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Is it possible to close, and then re-open/continue a html form on a page? Basically I have a spreadsheet-esk web front pulling out data from a database. However, I was required to split the fields into a left div, and a right div. Reason being they wanted a horizontal scrollbar on the right div because it contains many more fields then the left div (left div field are like static fields with no scrollbar), this is to replicate the look of an existing spreadsheet.

I decided to do this using two for loops within my template. The first loop generates the left hand side of the page, then I close the left div, and the second loop generates the right hand side of the page, then I close the right div.

Because of the way I am doing this, I have a problem where I have numerous form elements before closing the first form.

<div left>
   <% for bla in bla %}
       <form id="{{ bla.id }}"><submit>
       <input value="{{ bla.name}}"><input value="{{ bla.number }}">
   {% endfor %}
<div right>
    {% for bla2 in bla2 %}
       <input value="{{ bla2.address}"><input value="{{ bla2.state }}">
    {% endfor %}

Obviously I'm having problems, as when you view the html generated by code similar to above you have many form elements that are not closed until the second div is generated. So my POST data is always the very last record.

What I tried, I gave the form a name and id, which was {{ bla.id }}. I then close the form in the first loop, and put a new tag in the second loop with the same id and name {{ bla.id }}.

I thought the page would know that this form is a continuation of a previous form but alas it did not work and I can't seem to find a way around it.

Maybe my whole logic is off and I should be generating the whole page differently. Maybe there is a simple solution I am missing...

I hope I explained that well enough.

Any help would be appreciated, thankyou.

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1 Answer 1


From the comments, if you wanted to have a submit button for each record, you could still use the markup outlined below, looping over each form tag as a "row". The object names blah and blah2 are somewhat misleading, especially if all of the fields comprise a single model.

If the fields are, in fact, all part of the same model, the for loop would simple move outside of the form tag, instead of within each "column".

Another option, if you don't want to manually output the fields, is to use a model formset to generate multiple instances of a model form. Your markup would be almost identical to what is outlined below, but you would have extra fields for the formset's management forms outside of the formset's loop.


<form action="." method="post" enctype="application/x-www-form-urlencoded">
    <div id="left_column">
            {% for bla in blah %}
                <input name="name" value="{{ bla.name}}" />
                <input name="number" value="{{ bla.number }}" />
            {% endfor %}
    <div id="right_column">
            {% for bla2 in blah2 %}
                <input name="address" value="{{ bla2.address}" />
                <input name="state" value="{{ bla2.state }}" />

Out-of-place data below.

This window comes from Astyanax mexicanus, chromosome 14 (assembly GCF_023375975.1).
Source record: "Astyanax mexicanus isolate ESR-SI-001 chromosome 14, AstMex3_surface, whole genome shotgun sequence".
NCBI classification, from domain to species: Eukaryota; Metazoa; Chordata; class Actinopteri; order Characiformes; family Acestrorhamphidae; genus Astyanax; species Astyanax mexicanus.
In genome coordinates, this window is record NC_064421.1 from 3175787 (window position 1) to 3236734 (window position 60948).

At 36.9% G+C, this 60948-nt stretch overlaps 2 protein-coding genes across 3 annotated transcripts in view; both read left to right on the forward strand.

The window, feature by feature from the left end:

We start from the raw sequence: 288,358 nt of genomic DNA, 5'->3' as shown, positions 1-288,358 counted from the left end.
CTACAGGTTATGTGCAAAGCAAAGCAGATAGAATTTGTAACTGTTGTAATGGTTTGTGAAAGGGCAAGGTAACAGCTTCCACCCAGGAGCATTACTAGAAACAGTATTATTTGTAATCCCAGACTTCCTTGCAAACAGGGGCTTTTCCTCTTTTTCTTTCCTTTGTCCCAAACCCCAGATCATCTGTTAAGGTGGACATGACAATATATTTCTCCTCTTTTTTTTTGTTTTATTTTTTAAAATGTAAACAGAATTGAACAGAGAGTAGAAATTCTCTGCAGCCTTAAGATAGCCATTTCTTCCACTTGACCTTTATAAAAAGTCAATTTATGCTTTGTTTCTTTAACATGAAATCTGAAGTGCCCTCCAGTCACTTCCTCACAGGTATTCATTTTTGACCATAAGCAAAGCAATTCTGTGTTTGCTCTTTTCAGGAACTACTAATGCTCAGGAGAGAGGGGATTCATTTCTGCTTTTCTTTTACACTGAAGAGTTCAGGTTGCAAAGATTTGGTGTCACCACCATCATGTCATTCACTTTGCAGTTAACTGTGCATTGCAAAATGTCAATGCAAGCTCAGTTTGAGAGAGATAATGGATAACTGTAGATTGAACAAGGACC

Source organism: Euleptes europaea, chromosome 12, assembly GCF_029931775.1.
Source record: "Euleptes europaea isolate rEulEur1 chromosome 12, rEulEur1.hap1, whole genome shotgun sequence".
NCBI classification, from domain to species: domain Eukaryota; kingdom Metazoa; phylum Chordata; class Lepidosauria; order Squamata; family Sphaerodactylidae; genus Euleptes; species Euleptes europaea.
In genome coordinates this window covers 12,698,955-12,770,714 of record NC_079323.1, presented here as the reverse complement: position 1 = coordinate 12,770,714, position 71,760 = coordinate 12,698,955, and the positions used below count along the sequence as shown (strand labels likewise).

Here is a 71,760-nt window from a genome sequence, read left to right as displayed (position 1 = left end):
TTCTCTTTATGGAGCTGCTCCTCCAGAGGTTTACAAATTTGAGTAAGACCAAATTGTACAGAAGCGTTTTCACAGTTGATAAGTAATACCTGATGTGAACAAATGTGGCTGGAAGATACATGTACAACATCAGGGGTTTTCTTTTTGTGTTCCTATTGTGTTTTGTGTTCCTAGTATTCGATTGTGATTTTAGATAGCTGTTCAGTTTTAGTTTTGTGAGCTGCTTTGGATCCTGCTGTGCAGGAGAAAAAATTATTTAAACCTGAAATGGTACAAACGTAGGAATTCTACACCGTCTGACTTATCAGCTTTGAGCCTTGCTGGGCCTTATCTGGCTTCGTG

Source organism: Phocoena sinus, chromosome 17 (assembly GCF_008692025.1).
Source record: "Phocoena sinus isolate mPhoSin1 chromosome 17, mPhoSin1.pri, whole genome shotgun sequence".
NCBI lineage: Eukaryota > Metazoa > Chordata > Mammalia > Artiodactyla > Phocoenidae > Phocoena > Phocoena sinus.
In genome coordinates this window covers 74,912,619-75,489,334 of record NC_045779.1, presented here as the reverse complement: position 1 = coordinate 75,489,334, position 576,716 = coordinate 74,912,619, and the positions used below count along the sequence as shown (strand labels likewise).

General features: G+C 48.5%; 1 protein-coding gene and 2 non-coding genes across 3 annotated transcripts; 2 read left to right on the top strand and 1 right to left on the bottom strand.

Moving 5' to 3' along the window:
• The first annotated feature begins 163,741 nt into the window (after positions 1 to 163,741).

{% endfor %}
    <input type="submit" value="Submit" />

Each of your form elements will need a name attribute, or you won't find them in the request.POST QueryDict. The form tag must encompass all of the elements you want submitted as part of the POST, unless you're doing the POST via JavaScript and collecting the values via JavaScript.

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Hi Brandon, thanks for your response. So just to clarify your suggestion, I should put the form tag outside the first loop, and end the form after the second loop. I have a submit button for each record, just wondering how the form will know which record is being updated? –  baz00r Feb 6 '13 at 4:04
Try: <form action="." method="post" enctype="[whichever enctype you need]"><div id="left_column>all of your form elements for the left column</div><div id="right_column">all of the form elements in the right column</div></form> If you go with that structure, all of your form elements will be submitted. –  Brandon Feb 6 '13 at 4:07
@baz00r Based on your comment about having a submit button for each row. There are a couple of ways you can go about doing that. I'll update my answer with an example. –  Brandon Feb 6 '13 at 4:20
@Brandon Thanks again for your help. Yes the loops are slightly misleading, its all data from the same model so it could have just as easily been two for loops over blah instead of loading all those elements into another instance called blah2 and looping over that, to be honest I don't know why I did it like that. Anyway, with your solution, in my POST data, how do I differentiate between, for example, the ['name'] key from one record as opposed to another. I record. Should I attach the record ID to the end of each name field, in effect making something like ['name1'], ['name2'] etc: –  baz00r Feb 6 '13 at 5:27
It depends. If you have a form for each record, you won't need to differentiate, as you're only posting one record at a time. You would need to hand in the primary key, or other way to uniquely identify the record. If you go the formset route, and have one submit button, the formset takes care of differentiating the records for you. –  Brandon Feb 6 '13 at 14:15

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